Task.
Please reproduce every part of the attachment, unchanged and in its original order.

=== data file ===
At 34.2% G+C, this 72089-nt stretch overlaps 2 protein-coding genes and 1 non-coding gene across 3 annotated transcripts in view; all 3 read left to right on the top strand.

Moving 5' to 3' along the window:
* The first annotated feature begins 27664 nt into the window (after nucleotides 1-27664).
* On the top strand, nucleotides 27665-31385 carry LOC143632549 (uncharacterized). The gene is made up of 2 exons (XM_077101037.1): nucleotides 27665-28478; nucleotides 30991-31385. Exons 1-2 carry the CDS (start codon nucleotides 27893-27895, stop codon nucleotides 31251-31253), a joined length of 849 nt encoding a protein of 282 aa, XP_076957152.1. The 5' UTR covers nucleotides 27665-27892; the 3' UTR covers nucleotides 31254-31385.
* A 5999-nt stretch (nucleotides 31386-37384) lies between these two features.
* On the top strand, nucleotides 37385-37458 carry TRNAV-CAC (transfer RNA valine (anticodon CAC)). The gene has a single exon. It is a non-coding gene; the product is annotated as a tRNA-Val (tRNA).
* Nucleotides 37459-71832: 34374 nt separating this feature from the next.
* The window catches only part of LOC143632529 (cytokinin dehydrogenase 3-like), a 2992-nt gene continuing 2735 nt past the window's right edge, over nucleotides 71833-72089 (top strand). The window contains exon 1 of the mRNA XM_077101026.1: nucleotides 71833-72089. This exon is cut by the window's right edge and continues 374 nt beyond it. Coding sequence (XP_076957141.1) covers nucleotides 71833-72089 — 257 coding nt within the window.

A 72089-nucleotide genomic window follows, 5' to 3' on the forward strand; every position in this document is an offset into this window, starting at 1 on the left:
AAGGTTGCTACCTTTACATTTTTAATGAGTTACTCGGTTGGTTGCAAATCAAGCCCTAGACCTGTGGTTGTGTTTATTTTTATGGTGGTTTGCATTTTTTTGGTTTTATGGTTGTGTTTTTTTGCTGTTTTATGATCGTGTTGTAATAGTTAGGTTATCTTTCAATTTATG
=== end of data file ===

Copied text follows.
At 34.2% G+C, this 72089-nt stretch overlaps 2 protein-coding genes and 1 non-coding gene across 3 annotated transcripts in view; all 3 read left to right on the top strand.

Moving 5' to 3' along the window:
* The first annotated feature begins 27664 nt into the window (after nucleotides 1-27664).
* On the top strand, nucleotides 27665-31385 carry LOC143632549 (uncharacterized). The gene is made up of 2 exons (XM_077101037.1): nucleotides 27665-28478; nucleotides 30991-31385. Exons 1-2 carry the CDS (start codon nucleotides 27893-27895, stop codon nucleotides 31251-31253), a joined length of 849 nt encoding a protein of 282 aa, XP_076957152.1. The 5' UTR covers nucleotides 27665-27892; the 3' UTR covers nucleotides 31254-31385.
* A 5999-nt stretch (nucleotides 31386-37384) lies between these two features.
* On the top strand, nucleotides 37385-37458 carry TRNAV-CAC (transfer RNA valine (anticodon CAC)). The gene has a single exon. It is a non-coding gene; the product is annotated as a tRNA-Val (tRNA).
* Nucleotides 37459-71832: 34374 nt separating this feature from the next.
* The window catches only part of LOC143632529 (cytokinin dehydrogenase 3-like), a 2992-nt gene continuing 2735 nt past the window's right edge, over nucleotides 71833-72089 (top strand). The window contains exon 1 of the mRNA XM_077101026.1: nucleotides 71833-72089. This exon is cut by the window's right edge and continues 374 nt beyond it. Coding sequence (XP_076957141.1) covers nucleotides 71833-72089 — 257 coding nt within the window.

A 72089-nucleotide genomic window follows, 5' to 3' on the forward strand; every position in this document is an offset into this window, starting at 1 on the left:
AAGGTTGCTACCTTTACATTTTTAATGAGTTACTCGGTTGGTTGCAAATCAAGCCCTAGACCTGTGGTTGTGTTTATTTTTATGGTGGTTTGCATTTTTTTGGTTTTATGGTTGTGTTTTTTTGCTGTTTTATGATCGTGTTGTAATAGTTAGGTTATCTTTCAATTTATG